Friday, November 24, 2017

Ask Barking Alien - Nigh Invulnerable

My friend Mark Orr asks, "What do you consider the weakness[es] of Supers games?"

What a question! Wow, huh? 

"What's the meaning of life?" too easy for for? Geez.

OK, I had to clarify the question with Mark to make sure I was interpreting it correctly. As it turns out, my understanding of the question was spot on. What is really being asked here is, "What are the difficulties in running a Superhero RPG game", or "What makes it harder to run a Superhero game than say, a D&D game"?

Well...first off, I don't normally find Supers games hard to run, and I don't feel like the genre itself has a ton of weak points that prevent it from being enjoyable in RPG form. That said, there are a few obstacles to Supers games that can be tricky to get through.

Let's look at a two of the biggest...

If You're Not On the Same Page, It's Not Going To Work

More than any other single genre I can think of, the genre of comic book Superheroes has splintered to the point where it seems harder than it should be to find a group where all the members have the same view of Superheroes.

This is do to the various 'Ages' of comics, the deconstruction of Superheroes and Superhero comic book tropes in the late 80s and early 90s, and the exposure people have had to these characters. Some folks have been reading comics since they were kids, others only know them from modern movies, and tv shows, and still others have only a passing knowledge of what Superheroes are.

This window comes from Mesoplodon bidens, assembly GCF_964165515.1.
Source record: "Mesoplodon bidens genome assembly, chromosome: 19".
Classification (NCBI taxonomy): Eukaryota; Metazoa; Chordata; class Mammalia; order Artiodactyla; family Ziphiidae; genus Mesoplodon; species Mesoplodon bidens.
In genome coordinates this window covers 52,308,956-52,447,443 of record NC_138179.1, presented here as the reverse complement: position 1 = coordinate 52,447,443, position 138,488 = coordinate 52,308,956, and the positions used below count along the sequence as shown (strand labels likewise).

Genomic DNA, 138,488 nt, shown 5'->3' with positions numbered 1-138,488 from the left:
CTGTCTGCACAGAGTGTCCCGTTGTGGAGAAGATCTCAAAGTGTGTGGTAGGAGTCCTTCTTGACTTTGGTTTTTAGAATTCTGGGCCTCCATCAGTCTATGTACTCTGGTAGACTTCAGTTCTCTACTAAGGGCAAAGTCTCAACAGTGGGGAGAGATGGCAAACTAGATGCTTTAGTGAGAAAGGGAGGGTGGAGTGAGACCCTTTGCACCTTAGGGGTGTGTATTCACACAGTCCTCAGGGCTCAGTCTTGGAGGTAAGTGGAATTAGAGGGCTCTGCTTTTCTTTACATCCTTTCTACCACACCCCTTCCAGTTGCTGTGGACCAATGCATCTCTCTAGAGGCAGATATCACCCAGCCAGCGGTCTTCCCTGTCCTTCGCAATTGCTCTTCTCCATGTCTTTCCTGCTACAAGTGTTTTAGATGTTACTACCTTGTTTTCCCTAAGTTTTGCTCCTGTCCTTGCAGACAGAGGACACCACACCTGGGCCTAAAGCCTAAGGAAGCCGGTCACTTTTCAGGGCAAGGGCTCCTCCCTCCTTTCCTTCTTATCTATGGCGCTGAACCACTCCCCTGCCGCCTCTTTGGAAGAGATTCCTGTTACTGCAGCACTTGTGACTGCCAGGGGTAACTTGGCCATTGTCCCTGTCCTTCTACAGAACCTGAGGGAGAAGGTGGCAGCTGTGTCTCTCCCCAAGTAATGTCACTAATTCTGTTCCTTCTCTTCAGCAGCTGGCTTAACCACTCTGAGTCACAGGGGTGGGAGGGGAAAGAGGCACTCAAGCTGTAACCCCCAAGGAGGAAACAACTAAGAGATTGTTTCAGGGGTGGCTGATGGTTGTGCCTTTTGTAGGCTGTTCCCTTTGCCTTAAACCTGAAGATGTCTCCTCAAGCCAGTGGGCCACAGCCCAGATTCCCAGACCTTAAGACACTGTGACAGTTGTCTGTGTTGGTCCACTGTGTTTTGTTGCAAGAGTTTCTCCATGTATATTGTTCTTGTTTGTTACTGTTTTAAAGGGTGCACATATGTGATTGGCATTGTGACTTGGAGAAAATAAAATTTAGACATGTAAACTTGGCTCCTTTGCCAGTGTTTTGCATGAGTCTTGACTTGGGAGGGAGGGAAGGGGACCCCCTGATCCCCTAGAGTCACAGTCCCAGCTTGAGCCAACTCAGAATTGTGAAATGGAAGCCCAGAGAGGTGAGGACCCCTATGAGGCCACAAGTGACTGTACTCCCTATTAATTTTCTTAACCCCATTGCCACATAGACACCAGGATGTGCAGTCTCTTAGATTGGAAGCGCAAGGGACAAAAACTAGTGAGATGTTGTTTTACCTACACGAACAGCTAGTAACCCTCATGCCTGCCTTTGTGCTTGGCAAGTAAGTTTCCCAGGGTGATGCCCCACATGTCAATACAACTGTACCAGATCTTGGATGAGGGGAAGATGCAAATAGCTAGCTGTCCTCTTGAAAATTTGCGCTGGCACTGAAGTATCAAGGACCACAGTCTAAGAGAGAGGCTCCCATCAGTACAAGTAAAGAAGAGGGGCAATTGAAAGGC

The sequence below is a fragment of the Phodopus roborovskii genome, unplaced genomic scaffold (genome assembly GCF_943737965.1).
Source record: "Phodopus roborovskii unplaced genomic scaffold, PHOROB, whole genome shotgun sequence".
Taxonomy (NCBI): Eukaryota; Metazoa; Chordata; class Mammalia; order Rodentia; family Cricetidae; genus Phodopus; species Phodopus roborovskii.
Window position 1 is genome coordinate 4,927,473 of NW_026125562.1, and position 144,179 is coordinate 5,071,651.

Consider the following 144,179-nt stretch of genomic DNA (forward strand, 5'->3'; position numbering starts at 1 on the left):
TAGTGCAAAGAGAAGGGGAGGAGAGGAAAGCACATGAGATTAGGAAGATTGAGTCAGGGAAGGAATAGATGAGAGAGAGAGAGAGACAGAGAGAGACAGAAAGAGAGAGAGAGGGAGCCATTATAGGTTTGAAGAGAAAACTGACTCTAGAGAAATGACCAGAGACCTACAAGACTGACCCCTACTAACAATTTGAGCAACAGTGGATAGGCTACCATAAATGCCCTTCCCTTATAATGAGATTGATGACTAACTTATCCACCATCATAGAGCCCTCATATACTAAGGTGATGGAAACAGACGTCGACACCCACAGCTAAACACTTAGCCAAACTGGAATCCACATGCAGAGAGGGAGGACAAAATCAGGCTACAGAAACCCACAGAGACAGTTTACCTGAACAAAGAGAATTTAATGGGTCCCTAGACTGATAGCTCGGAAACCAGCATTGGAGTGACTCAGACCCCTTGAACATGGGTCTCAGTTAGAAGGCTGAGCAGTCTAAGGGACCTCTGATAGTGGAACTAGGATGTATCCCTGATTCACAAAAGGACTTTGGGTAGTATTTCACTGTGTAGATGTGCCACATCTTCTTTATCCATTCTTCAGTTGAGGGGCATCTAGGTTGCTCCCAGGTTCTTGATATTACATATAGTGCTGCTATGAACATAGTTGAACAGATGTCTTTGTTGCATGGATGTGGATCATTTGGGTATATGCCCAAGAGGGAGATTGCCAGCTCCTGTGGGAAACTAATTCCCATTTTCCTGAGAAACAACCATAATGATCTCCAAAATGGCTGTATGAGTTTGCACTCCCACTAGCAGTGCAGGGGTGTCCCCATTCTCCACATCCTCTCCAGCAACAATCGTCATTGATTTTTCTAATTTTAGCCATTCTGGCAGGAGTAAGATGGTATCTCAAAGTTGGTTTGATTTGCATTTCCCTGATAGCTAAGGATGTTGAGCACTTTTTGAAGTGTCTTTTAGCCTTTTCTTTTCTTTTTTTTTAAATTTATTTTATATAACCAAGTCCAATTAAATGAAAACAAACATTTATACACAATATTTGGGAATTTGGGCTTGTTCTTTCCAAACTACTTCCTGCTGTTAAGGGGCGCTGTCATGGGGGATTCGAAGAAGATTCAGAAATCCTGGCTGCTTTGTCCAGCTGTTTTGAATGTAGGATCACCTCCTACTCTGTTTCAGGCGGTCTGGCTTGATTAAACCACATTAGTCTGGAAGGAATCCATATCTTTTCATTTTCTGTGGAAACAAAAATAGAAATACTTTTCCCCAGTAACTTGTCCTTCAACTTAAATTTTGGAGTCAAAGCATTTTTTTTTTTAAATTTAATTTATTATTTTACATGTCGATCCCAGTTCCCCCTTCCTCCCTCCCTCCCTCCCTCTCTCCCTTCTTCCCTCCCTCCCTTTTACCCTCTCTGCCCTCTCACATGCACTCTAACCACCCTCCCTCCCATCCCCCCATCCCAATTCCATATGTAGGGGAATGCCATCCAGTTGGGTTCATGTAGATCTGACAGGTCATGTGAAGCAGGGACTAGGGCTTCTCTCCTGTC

I've played in a few games now with players who are all gung-ho to play Supers, but having only read manga, or Vertigo comics. They end up playing teen age kids with no costumes and try to kill their enemies.

That's fine if you are all in synch to play that kind of game. If you're not, it can be problematic.

For a Superhero campaign to work the participants must share the same collective consciousness when it comes to what Superheroes are, why they do what they do, and how it all works. You don't just need 'buy-in', you need roughly the same buy-in. 

On a related note:

While discussing this very question, a friend remarked that in his view Superman's origin, and his weakness of Kryptonite, didn't make sense. If he were creating a Superhero universe of his own, he would 'fix' origins like Superman's. In what way? Well first, according to my friend, "Planet's do not just explode, so..."

It was at that point I tuned out.

You see, in my view, if Superman doesn't work as a character, then no Superhero character works. Kal-El being rocketed from his exploding homeworld makes no more or less sense than a kid being bitten by a radioactive spider, a pilot being given an alien ring of power, a quartet being bombarded by cosmic radiation...none of it results in super powered heroes. Most of it would result in dead people if the events could occur at all. None it makes sense. It's all thoroughly ridiculous.  


Unless you accept that you are talking about a Superhero universe, and the laws of such a universe make these things possible.

Character Power Levels Can Seem Disproportionate

One of the biggest issues when playing a Superhero RPG is handling the massive differences in scale that the genre accommodates, often seemingly without effort. Applied to the Player Characters, this means someone could end up playing Robin, and someone could end up as the Hulk. In comics this is nothing unusual, and teams often feature characters with abilities at different ends of the power scale. In the Avengers films for example Black Widow and Hawkeye are considered key team members as much as Iron Man and Thor are, but there is no way Hawkeye is ever going to contribute as much to a battle to save the world as Iron Man is. Right?